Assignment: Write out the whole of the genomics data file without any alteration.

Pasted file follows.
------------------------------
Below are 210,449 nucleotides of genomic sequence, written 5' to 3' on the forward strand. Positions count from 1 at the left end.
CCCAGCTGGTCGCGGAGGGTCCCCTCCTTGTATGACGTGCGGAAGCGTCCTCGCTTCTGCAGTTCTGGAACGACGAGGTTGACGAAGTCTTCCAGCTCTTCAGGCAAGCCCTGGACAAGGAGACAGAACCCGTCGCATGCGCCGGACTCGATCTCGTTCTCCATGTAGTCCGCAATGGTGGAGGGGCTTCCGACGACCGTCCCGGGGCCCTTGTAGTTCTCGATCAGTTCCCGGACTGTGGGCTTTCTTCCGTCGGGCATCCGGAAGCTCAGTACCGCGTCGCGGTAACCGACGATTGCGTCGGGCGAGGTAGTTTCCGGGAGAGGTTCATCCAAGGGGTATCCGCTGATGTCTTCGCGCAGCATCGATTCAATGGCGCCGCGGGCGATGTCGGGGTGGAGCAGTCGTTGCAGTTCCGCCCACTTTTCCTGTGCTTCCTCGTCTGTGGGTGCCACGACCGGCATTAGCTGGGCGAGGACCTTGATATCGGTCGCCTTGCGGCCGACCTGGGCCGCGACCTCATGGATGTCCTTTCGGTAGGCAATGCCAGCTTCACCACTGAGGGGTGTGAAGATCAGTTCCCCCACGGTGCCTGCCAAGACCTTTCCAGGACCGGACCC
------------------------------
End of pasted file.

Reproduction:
Below are 210,449 nucleotides of genomic sequence, written 5' to 3' on the forward strand. Positions count from 1 at the left end.
CCCAGCTGGTCGCGGAGGGTCCCCTCCTTGTATGACGTGCGGAAGCGTCCTCGCTTCTGCAGTTCTGGAACGACGAGGTTGACGAAGTCTTCCAGCTCTTCAGGCAAGCCCTGGACAAGGAGACAGAACCCGTCGCATGCGCCGGACTCGATCTCGTTCTCCATGTAGTCCGCAATGGTGGAGGGGCTTCCGACGACCGTCCCGGGGCCCTTGTAGTTCTCGATCAGTTCCCGGACTGTGGGCTTTCTTCCGTCGGGCATCCGGAAGCTCAGTACCGCGTCGCGGTAACCGACGATTGCGTCGGGCGAGGTAGTTTCCGGGAGAGGTTCATCCAAGGGGTATCCGCTGATGTCTTCGCGCAGCATCGATTCAATGGCGCCGCGGGCGATGTCGGGGTGGAGCAGTCGTTGCAGTTCCGCCCACTTTTCCTGTGCTTCCTCGTCTGTGGGTGCCACGACCGGCATTAGCTGGGCGAGGACCTTGATATCGGTCGCCTTGCGGCCGACCTGGGCCGCGACCTCATGGATGTCCTTTCGGTAGGCAATGCCAGCTTCACCACTGAGGGGTGTGAAGATCAGTTCCCCCACGGTGCCTGCCAAGACCTTTCCAGGACCGGACCC